The Rules Of Engagement, David D. Butler 2014 SelectedWorks

The Rules Of Engagement, David D. Butler

David D. Butler

First impressions are the eye of the needle through which all subsequent threads are drawn. Zealous advocates take conrol of the Courtroom even before the prosecution is through the door. Get to the Courtroom first.

Secure the table and chairs closer to the jury. Pick up all the chalk by the black board. When the befuddled county attorney is looking for a piece of chalk, hand him or her a nice new piece from the box you have in your attache case. Zealous advocates get to the Courtroom fiirst, with the most.

Often, a zealous advocate can lift his or ...


Breaking The Ice: How Plaintiffs May Establish Premises Liability In "Black Ice" Cases Where The Dangerous Condition Is By Definition Not Visible Or Apparent To The Property Owner, Hon. Mark C. Dillon 2014 SelectedWorks

Breaking The Ice: How Plaintiffs May Establish Premises Liability In "Black Ice" Cases Where The Dangerous Condition Is By Definition Not Visible Or Apparent To The Property Owner, Hon. Mark C. Dillon

Hon. Mark C. Dillon

Plaintiffs that are injured as a result of encounters with "black ice," as distinguished from regular ice, face peculiar difficulties in establishing liability against property owners for the dangerous icy conditions on their premises. Black ice results from a unique process under certain conditions by which air bubbles are expelled from water during the freezing process, rendering the ice virtually invisible to the naked eye. Property owners therefore are not typically on actual or constructive notice of black ice conditions as to become subject to the legal requirement of undertaking measures to remedy the conditions. This article explores the law ...


Screening Out Innovation: The Merits Of Meritless Litigation, Alexander A. Reinert 2014 Maurer School of Law: Indiana University

Screening Out Innovation: The Merits Of Meritless Litigation, Alexander A. Reinert

Indiana Law Journal

Courts and legislatures often conflate meritless and frivolous cases when balancing the desire to keep courthouse doors open to novel or unlikely claims against the concern that entertaining ultimately unsuccessful litigation will prove too costly for courts and defendants. Recently, significant procedural and substantive barriers to civil litigation have been informed by judicial and legislative assumptions about the costs of entertaining meritless and frivolous litigation. The prevailing wisdom is that eliminating meritless and frivolous claims as early in a case’s trajectory as possible will focus scarce resources on the truly meritorious cases, thereby ensuring that available remedies are properly ...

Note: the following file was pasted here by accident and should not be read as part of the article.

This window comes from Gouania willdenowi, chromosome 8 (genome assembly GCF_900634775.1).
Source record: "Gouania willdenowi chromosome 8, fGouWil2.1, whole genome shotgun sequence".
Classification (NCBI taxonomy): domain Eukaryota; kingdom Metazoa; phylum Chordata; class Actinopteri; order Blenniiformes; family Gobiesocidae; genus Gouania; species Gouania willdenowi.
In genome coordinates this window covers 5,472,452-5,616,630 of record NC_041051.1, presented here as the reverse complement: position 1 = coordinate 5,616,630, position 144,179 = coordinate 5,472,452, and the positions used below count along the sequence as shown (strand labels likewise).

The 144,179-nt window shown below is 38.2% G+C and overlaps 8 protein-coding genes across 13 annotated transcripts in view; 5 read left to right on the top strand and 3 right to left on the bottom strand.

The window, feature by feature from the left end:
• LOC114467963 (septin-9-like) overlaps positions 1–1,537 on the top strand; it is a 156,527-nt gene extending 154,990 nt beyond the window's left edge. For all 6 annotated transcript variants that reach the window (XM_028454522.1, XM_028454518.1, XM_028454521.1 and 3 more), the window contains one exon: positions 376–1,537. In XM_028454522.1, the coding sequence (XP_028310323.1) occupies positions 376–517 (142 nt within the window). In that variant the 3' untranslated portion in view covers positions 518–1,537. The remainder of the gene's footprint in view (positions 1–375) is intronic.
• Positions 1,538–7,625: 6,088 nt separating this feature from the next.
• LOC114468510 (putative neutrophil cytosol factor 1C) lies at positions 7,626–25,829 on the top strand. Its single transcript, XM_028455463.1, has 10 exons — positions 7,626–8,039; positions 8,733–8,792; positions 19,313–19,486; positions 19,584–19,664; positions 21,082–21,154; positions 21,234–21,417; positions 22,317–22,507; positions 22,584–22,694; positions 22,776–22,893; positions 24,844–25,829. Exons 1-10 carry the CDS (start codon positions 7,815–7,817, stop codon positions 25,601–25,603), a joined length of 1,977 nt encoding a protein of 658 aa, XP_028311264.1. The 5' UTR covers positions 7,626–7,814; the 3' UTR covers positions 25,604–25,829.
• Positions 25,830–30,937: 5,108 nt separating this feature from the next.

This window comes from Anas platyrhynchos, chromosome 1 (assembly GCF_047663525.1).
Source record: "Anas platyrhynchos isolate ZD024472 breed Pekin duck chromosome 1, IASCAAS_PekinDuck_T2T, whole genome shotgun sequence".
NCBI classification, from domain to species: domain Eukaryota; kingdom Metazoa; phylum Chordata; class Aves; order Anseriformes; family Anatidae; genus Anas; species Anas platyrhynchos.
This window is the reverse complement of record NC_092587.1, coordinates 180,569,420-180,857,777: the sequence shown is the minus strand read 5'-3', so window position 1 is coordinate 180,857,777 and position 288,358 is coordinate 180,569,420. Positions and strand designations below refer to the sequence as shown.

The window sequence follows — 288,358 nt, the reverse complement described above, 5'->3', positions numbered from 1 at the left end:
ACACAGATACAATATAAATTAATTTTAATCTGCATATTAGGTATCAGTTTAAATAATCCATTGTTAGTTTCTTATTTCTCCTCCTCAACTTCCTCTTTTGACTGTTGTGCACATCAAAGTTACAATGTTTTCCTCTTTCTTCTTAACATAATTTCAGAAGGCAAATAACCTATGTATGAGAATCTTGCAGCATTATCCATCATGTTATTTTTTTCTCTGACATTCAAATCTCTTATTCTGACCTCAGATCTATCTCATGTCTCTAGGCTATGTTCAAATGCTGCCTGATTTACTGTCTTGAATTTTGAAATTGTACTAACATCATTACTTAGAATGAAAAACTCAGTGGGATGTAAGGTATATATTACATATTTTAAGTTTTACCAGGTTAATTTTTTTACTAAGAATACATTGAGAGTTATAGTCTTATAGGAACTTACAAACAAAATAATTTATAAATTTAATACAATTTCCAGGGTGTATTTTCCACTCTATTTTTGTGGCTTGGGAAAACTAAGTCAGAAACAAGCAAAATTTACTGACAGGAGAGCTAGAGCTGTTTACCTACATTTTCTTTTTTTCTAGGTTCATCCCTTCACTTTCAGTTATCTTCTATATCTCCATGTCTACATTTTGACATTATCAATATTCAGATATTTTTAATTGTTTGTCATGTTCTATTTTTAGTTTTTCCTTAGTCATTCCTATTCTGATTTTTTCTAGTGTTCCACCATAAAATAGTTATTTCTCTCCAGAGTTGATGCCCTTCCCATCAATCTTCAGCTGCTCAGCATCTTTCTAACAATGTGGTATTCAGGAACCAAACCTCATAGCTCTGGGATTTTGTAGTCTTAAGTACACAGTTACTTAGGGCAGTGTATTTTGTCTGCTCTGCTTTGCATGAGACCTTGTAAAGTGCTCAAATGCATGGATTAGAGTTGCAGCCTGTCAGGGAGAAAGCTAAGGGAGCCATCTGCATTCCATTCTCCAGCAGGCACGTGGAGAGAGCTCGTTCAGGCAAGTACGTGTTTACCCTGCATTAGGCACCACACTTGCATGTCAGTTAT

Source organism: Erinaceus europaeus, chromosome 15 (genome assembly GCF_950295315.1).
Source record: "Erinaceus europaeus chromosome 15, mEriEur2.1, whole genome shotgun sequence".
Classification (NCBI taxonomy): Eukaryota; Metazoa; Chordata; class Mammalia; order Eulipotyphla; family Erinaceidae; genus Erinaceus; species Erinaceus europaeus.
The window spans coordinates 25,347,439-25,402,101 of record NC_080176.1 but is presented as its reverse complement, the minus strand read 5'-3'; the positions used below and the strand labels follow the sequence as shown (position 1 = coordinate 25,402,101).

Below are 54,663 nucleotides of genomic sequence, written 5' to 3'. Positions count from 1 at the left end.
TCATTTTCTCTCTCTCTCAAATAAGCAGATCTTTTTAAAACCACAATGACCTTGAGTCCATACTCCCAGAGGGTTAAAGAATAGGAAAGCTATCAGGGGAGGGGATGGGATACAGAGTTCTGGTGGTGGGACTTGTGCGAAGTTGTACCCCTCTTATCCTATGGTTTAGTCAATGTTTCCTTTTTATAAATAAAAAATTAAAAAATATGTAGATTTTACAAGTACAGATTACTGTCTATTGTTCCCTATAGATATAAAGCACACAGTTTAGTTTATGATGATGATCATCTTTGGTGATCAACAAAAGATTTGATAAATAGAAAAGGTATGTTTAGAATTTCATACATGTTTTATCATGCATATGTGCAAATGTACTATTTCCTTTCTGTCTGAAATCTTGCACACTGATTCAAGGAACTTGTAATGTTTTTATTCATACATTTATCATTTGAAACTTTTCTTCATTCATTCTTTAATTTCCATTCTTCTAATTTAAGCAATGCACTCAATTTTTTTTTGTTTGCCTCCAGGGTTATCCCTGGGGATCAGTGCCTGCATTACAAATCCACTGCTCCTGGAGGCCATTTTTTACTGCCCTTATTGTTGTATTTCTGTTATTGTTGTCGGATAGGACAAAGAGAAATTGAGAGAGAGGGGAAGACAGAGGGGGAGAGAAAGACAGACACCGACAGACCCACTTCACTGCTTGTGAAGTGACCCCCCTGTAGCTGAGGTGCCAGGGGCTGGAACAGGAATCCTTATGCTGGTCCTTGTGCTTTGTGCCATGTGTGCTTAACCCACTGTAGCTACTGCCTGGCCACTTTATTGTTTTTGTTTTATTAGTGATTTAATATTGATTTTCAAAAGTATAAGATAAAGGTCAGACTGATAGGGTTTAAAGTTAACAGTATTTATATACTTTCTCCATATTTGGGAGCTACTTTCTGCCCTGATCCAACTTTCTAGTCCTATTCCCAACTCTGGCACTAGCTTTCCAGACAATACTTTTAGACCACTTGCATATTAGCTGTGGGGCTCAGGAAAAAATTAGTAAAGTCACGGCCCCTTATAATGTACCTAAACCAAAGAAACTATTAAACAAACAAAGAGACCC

Does The Endowment Effect Justify Legal Intervention? The Debiasing Effect Of Institutions, Jennifer Arlen, Stephan Tontrup 2014 NELLCO

Does The Endowment Effect Justify Legal Intervention? The Debiasing Effect Of Institutions, Jennifer Arlen, Stephan Tontrup

New York University Law and Economics Working Papers

We claim that the endowment effect rarely justifies legal intervention in private ordering. To our knowledge, we present the first theory to explain how institutions inhibit the endowment effect without altering people’s rights to their entitlements. The endowment effect is substantially caused by anticipated regret. We show that people experience regret only when they feel responsible for the decision and can mute regret by trading through institutions that let them share responsibility with others. As entitlement-holders typically transact through institutions, we expect most people to make unbiased trading decisions in real markets. We test two common institutions—agency and ...


Morphing Case Boundaries In Multidistrict Litigation Settlements, Margaret S. Thomas 2014 Louisiana State University Law Center

Morphing Case Boundaries In Multidistrict Litigation Settlements, Margaret S. Thomas

Margaret S. Thomas